Mothra 3: King Ghidorah Attacks is simultaneously accessible but also one for the Mothra fans, which is a bit of a weird thing to think about. The film presupposes there are going to be dedicated Mothra fans in the audience and gears a lot of references towards them–at the moment I was appreciating the imagination behind the prehistoric larval Mothra, I realized I was definitely in that dedicated audience. While concerning, there’s so much good stuff in Mothra 3, it’s so creative.
Director Yoneda (who skipped the previous entry, but directed the first) has a bunch of differing styles and technologies going on. There’s miniatures, there’s man in suit, there’s CG, there’s CG-aided composites (which aren’t good), but then there’s CG-aided composites where background action moves into foreground and there’s just something to it. It’s a mix of special effects technologies pushed beyond what they can do. In seeing what’s too far, you do get to see where it would’ve been just right, where Mothra 3’s budget could have met Yoneda’s imagination. He’s gloriously, if unrealistically, ambitious with the film.
Suetani Masumi has a relatively solid script this outing (he scripted all three of these nineties Mothra films). There’s this troubled kid–the actor hasn’t ever gotten credit in an English language version apparently–who teams up with Mothra’s fairies to save the world. Except the fairies have a bigger story. There’s troublemaker fairy (Hano Aki, who tries really hard with no return from her costars), well-meaning fairy (Tate Misato) and perfect combination fairy (Kobayashi Megumi). Given how much they have to do in the film, it would really have helped if Tate weren’t awful and Kobayashi were a little better. With Kobayashi, the script fails her too often. But Tate’s bad. Otherwise Yoneda is good with the actors. The family stuff–basically uncredited troubled kid’s moodiness is just dragging down an otherwise happy family, though mom Matsuda Miyuki is way too young to have three kids and way too with it to be married to bumbling Fred Flintstone-esque Ohnita Atsushi.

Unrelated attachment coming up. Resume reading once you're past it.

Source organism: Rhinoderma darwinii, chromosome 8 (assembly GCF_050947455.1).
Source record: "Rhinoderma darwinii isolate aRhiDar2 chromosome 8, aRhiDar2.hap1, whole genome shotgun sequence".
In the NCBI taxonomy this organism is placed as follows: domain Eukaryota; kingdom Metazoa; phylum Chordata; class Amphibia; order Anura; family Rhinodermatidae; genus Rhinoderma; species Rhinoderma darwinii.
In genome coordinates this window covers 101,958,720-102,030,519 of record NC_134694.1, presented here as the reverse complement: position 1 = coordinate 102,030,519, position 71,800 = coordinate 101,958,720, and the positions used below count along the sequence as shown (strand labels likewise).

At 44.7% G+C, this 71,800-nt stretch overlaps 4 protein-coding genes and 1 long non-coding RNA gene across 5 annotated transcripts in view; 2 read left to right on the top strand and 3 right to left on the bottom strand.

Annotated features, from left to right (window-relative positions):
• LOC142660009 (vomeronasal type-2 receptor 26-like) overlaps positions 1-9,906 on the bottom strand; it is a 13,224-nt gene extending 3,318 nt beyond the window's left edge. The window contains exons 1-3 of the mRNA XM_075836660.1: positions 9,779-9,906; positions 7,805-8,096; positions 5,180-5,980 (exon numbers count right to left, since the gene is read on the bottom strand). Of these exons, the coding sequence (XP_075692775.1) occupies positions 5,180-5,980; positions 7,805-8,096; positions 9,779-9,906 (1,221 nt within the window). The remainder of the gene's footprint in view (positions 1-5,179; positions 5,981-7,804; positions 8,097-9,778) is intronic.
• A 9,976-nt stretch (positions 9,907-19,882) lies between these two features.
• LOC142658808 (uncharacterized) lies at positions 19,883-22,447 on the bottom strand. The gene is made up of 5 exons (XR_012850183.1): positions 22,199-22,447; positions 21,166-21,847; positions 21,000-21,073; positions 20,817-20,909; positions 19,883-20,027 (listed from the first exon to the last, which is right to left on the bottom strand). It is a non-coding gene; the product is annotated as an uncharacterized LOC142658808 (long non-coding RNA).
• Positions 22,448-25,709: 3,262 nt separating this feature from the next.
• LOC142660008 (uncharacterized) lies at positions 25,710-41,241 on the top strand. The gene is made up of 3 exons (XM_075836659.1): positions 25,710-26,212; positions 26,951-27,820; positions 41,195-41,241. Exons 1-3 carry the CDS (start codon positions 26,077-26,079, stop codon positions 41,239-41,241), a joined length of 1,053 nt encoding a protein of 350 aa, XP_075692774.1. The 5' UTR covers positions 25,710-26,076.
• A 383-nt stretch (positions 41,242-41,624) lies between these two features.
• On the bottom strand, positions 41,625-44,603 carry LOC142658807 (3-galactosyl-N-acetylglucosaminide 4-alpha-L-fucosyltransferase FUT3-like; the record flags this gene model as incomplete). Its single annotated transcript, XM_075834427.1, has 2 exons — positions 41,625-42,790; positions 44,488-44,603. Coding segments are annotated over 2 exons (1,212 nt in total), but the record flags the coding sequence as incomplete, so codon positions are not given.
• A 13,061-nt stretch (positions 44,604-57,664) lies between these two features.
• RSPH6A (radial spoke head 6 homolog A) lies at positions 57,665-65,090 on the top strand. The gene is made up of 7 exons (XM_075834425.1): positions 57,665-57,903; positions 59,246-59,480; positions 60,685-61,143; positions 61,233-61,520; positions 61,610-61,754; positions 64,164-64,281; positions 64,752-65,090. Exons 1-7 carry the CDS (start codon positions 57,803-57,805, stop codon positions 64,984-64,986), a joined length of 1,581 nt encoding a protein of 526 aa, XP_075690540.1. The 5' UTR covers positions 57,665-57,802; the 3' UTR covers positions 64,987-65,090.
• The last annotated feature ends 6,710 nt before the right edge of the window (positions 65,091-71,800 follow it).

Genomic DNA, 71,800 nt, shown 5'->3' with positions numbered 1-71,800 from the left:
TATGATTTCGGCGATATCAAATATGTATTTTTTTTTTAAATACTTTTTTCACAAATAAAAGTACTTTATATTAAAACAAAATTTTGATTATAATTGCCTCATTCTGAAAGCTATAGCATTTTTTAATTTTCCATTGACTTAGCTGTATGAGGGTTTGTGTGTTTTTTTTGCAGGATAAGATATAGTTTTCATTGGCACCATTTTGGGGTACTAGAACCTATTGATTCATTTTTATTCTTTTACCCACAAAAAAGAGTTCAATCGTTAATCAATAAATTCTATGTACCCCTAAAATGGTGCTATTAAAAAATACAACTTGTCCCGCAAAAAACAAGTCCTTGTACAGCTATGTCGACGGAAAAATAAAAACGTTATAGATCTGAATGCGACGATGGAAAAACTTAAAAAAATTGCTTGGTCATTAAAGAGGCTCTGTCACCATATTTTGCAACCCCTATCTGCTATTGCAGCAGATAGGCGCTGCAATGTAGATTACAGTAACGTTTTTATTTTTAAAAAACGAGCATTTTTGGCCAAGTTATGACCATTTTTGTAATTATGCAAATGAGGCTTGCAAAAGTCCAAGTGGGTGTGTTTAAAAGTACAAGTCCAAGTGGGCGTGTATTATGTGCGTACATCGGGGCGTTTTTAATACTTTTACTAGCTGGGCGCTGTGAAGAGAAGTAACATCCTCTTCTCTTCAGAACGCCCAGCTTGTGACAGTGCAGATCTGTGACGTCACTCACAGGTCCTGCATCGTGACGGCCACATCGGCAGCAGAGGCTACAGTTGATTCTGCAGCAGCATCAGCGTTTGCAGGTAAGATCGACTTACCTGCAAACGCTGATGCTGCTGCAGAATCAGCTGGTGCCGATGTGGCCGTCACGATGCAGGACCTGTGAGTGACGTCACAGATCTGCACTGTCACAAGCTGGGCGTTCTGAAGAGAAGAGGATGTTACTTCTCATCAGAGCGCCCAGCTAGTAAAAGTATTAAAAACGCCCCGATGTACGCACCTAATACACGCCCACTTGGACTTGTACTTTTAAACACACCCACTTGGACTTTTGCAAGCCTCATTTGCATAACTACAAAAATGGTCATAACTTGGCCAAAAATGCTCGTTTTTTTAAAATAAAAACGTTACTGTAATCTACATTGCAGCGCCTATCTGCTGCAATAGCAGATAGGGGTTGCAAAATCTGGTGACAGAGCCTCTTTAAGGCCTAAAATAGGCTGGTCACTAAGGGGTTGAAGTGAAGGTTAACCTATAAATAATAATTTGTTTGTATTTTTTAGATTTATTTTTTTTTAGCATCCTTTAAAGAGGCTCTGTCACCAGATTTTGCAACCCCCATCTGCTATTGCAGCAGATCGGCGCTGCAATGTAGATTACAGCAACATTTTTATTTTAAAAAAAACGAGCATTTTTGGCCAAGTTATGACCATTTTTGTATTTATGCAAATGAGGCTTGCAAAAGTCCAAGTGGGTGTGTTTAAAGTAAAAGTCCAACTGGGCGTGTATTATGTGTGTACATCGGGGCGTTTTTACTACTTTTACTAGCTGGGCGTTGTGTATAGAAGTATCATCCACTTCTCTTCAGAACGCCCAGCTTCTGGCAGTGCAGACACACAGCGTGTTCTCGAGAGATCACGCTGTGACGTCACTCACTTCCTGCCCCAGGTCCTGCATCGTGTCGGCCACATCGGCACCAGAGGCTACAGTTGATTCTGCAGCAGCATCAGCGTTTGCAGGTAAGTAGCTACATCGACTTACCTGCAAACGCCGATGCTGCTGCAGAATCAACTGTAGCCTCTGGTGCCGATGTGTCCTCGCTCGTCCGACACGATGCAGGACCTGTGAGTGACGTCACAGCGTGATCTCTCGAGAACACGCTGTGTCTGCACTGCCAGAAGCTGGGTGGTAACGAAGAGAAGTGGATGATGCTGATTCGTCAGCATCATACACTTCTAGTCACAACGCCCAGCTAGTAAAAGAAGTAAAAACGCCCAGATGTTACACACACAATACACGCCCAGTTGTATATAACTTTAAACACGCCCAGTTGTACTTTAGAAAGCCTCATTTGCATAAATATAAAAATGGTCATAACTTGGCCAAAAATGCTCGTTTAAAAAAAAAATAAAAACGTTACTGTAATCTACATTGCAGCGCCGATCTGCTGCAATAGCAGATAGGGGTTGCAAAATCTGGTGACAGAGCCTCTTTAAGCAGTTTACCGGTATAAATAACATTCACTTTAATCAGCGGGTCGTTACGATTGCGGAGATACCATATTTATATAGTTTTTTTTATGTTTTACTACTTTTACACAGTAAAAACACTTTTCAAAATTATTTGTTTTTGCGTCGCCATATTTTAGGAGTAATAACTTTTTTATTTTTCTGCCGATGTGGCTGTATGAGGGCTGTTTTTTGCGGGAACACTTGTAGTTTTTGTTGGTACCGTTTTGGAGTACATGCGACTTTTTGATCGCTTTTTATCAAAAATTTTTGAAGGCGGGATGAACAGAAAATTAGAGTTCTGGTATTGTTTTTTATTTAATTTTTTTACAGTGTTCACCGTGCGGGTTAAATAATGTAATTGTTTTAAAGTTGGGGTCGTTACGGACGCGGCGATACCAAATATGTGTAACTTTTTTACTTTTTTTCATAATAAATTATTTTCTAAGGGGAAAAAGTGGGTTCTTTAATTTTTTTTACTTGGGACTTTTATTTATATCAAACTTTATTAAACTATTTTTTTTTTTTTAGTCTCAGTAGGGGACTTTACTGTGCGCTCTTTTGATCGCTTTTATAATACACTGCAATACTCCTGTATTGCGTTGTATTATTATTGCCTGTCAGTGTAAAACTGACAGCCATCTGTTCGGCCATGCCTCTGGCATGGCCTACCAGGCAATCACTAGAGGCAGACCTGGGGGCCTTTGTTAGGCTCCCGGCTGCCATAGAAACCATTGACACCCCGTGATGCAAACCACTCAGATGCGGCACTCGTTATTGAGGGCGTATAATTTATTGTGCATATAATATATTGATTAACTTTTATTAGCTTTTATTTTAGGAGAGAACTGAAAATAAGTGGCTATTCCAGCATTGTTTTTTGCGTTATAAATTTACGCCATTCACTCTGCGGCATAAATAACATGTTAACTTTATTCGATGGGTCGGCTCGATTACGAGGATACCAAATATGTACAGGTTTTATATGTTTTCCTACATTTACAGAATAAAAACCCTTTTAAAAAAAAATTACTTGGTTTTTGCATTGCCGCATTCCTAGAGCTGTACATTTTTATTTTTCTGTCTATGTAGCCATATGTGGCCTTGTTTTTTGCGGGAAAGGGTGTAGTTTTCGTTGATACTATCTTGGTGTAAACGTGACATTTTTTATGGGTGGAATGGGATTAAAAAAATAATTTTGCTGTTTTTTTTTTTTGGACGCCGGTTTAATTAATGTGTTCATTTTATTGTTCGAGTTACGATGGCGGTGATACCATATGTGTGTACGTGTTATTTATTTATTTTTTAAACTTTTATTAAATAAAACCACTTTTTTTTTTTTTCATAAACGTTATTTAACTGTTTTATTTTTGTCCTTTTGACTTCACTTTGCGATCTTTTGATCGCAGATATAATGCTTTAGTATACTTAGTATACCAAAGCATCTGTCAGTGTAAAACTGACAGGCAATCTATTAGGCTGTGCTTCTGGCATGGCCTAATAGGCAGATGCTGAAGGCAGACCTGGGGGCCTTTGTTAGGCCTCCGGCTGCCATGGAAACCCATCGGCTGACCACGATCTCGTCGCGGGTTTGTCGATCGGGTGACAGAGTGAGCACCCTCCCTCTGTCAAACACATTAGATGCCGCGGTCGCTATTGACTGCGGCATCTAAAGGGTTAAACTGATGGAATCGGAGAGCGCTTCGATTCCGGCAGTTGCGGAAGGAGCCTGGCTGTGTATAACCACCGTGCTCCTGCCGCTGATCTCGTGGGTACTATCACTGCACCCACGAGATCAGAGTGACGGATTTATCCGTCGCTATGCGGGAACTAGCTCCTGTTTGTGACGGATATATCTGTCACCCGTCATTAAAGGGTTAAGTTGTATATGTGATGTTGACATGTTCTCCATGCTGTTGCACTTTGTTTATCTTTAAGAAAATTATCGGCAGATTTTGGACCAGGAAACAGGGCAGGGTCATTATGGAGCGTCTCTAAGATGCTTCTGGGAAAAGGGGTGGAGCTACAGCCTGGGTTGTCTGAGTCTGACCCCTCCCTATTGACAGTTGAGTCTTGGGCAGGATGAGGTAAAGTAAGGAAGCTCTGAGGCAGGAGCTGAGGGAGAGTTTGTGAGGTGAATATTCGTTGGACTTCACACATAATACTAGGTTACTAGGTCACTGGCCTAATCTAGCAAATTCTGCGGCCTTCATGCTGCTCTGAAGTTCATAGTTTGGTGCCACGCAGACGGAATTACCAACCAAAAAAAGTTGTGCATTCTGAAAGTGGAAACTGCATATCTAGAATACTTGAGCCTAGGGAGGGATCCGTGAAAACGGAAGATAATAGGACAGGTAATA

And then there’s Mothra. Amazing set of Mothra designs in this one, as the creature itself has a fairly solid story arc. The traditional Mothra Christian imagery gets more integrated into the actual plot. There’s the very intentional rapturing imagery–Ghidorah flies over Japan, sucking up the children. And now since Mothra’s the boy giant moth, there’s a whole Mothra as Jesus thing, with Ghidorah graphically beating him and tearing away his flesh. Or wings. It’s a vicious kids movie.
Awesome Mothra song rendition. Yoneda treats it like a special aside, a wink at the audience. The special effects aren’t great–Mothra 3’s composite effects are really bad–but the enthusiasm carries it. There’s a thoroughness and sincerity to the film. Mothra 3 is a mix of story ideas, special effects ideas, acting styles (or lack thereof), yet it all works out. Yoneda brings it all together.
Directed by Yoneda Okihio; written by Suetani Masumi; director of photography, Sekiguchi Yoshinori; edited by Ogawa Nobuo; music by Watanabe Toshiyuki; produced by Tomiyama Shogo; released by Toho Company Ltd.
Starring Kobayashi Megumi (Moll), Tate Misato (Lora), Matsuda Miyuki (the mother), Ohnita Atsushi (the father) and Hano Aki (Belvera).